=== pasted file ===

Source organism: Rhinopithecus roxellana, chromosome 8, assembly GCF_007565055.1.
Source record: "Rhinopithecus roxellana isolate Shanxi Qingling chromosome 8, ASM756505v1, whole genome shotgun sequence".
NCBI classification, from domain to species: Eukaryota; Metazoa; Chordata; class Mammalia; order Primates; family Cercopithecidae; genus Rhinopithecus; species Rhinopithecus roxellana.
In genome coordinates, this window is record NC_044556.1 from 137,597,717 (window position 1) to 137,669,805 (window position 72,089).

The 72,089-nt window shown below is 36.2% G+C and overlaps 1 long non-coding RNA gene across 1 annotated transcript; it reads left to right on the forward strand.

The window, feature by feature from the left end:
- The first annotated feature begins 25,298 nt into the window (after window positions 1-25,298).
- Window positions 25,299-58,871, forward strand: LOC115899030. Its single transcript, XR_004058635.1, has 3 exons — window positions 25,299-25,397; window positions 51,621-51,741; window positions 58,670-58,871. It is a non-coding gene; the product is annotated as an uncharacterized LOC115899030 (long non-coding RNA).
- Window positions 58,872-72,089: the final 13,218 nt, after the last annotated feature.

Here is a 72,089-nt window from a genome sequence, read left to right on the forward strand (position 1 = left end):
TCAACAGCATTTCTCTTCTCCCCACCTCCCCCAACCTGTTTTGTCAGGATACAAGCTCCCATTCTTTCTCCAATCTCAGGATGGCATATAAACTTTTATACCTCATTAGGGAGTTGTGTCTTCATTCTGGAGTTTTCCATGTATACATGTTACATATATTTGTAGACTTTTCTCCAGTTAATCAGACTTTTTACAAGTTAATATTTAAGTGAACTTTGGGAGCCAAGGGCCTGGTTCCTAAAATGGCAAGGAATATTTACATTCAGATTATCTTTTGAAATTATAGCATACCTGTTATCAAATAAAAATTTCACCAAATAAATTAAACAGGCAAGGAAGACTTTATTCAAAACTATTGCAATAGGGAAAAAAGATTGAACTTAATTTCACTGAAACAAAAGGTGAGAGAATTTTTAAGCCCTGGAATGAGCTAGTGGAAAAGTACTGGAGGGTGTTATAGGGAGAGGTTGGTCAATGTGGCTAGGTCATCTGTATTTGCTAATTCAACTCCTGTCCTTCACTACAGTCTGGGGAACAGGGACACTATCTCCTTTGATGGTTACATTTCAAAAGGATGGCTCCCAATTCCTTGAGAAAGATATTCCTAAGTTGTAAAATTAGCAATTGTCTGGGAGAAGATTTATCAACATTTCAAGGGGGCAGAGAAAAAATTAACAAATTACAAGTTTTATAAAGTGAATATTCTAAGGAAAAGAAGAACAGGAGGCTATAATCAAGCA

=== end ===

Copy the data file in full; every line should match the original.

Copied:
Source organism: Rhinopithecus roxellana, chromosome 8, assembly GCF_007565055.1.
Source record: "Rhinopithecus roxellana isolate Shanxi Qingling chromosome 8, ASM756505v1, whole genome shotgun sequence".
NCBI classification, from domain to species: Eukaryota; Metazoa; Chordata; class Mammalia; order Primates; family Cercopithecidae; genus Rhinopithecus; species Rhinopithecus roxellana.
In genome coordinates, this window is record NC_044556.1 from 137,597,717 (window position 1) to 137,669,805 (window position 72,089).

The 72,089-nt window shown below is 36.2% G+C and overlaps 1 long non-coding RNA gene across 1 annotated transcript; it reads left to right on the forward strand.

The window, feature by feature from the left end:
- The first annotated feature begins 25,298 nt into the window (after window positions 1-25,298).
- Window positions 25,299-58,871, forward strand: LOC115899030. Its single transcript, XR_004058635.1, has 3 exons — window positions 25,299-25,397; window positions 51,621-51,741; window positions 58,670-58,871. It is a non-coding gene; the product is annotated as an uncharacterized LOC115899030 (long non-coding RNA).
- Window positions 58,872-72,089: the final 13,218 nt, after the last annotated feature.

Here is a 72,089-nt window from a genome sequence, read left to right on the forward strand (position 1 = left end):
TCAACAGCATTTCTCTTCTCCCCACCTCCCCCAACCTGTTTTGTCAGGATACAAGCTCCCATTCTTTCTCCAATCTCAGGATGGCATATAAACTTTTATACCTCATTAGGGAGTTGTGTCTTCATTCTGGAGTTTTCCATGTATACATGTTACATATATTTGTAGACTTTTCTCCAGTTAATCAGACTTTTTACAAGTTAATATTTAAGTGAACTTTGGGAGCCAAGGGCCTGGTTCCTAAAATGGCAAGGAATATTTACATTCAGATTATCTTTTGAAATTATAGCATACCTGTTATCAAATAAAAATTTCACCAAATAAATTAAACAGGCAAGGAAGACTTTATTCAAAACTATTGCAATAGGGAAAAAAGATTGAACTTAATTTCACTGAAACAAAAGGTGAGAGAATTTTTAAGCCCTGGAATGAGCTAGTGGAAAAGTACTGGAGGGTGTTATAGGGAGAGGTTGGTCAATGTGGCTAGGTCATCTGTATTTGCTAATTCAACTCCTGTCCTTCACTACAGTCTGGGGAACAGGGACACTATCTCCTTTGATGGTTACATTTCAAAAGGATGGCTCCCAATTCCTTGAGAAAGATATTCCTAAGTTGTAAAATTAGCAATTGTCTGGGAGAAGATTTATCAACATTTCAAGGGGGCAGAGAAAAAATTAACAAATTACAAGTTTTATAAAGTGAATATTCTAAGGAAAAGAAGAACAGGAGGCTATAATCAAGCA